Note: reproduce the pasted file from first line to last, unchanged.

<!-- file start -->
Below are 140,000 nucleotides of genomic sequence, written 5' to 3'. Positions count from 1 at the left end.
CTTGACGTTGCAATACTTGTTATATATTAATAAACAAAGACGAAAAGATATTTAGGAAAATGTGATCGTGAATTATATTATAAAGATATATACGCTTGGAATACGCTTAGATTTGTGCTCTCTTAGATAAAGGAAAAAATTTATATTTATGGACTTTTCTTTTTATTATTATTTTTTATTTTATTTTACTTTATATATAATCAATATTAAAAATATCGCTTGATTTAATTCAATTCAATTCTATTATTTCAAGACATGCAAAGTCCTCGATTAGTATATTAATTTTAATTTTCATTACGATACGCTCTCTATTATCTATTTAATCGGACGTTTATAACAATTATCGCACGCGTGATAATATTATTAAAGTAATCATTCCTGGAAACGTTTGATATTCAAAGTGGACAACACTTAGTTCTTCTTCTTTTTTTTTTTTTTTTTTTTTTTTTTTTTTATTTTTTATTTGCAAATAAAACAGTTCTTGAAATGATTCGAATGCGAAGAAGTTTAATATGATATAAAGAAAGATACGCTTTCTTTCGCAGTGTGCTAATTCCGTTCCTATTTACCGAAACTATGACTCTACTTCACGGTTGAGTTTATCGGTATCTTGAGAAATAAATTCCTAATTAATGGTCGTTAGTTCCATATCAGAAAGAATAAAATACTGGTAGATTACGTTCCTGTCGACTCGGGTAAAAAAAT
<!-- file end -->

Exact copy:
Below are 140,000 nucleotides of genomic sequence, written 5' to 3'. Positions count from 1 at the left end.
CTTGACGTTGCAATACTTGTTATATATTAATAAACAAAGACGAAAAGATATTTAGGAAAATGTGATCGTGAATTATATTATAAAGATATATACGCTTGGAATACGCTTAGATTTGTGCTCTCTTAGATAAAGGAAAAAATTTATATTTATGGACTTTTCTTTTTATTATTATTTTTTATTTTATTTTACTTTATATATAATCAATATTAAAAATATCGCTTGATTTAATTCAATTCAATTCTATTATTTCAAGACATGCAAAGTCCTCGATTAGTATATTAATTTTAATTTTCATTACGATACGCTCTCTATTATCTATTTAATCGGACGTTTATAACAATTATCGCACGCGTGATAATATTATTAAAGTAATCATTCCTGGAAACGTTTGATATTCAAAGTGGACAACACTTAGTTCTTCTTCTTTTTTTTTTTTTTTTTTTTTTTTTTTTTTATTTTTTATTTGCAAATAAAACAGTTCTTGAAATGATTCGAATGCGAAGAAGTTTAATATGATATAAAGAAAGATACGCTTTCTTTCGCAGTGTGCTAATTCCGTTCCTATTTACCGAAACTATGACTCTACTTCACGGTTGAGTTTATCGGTATCTTGAGAAATAAATTCCTAATTAATGGTCGTTAGTTCCATATCAGAAAGAATAAAATACTGGTAGATTACGTTCCTGTCGACTCGGGTAAAAAAAT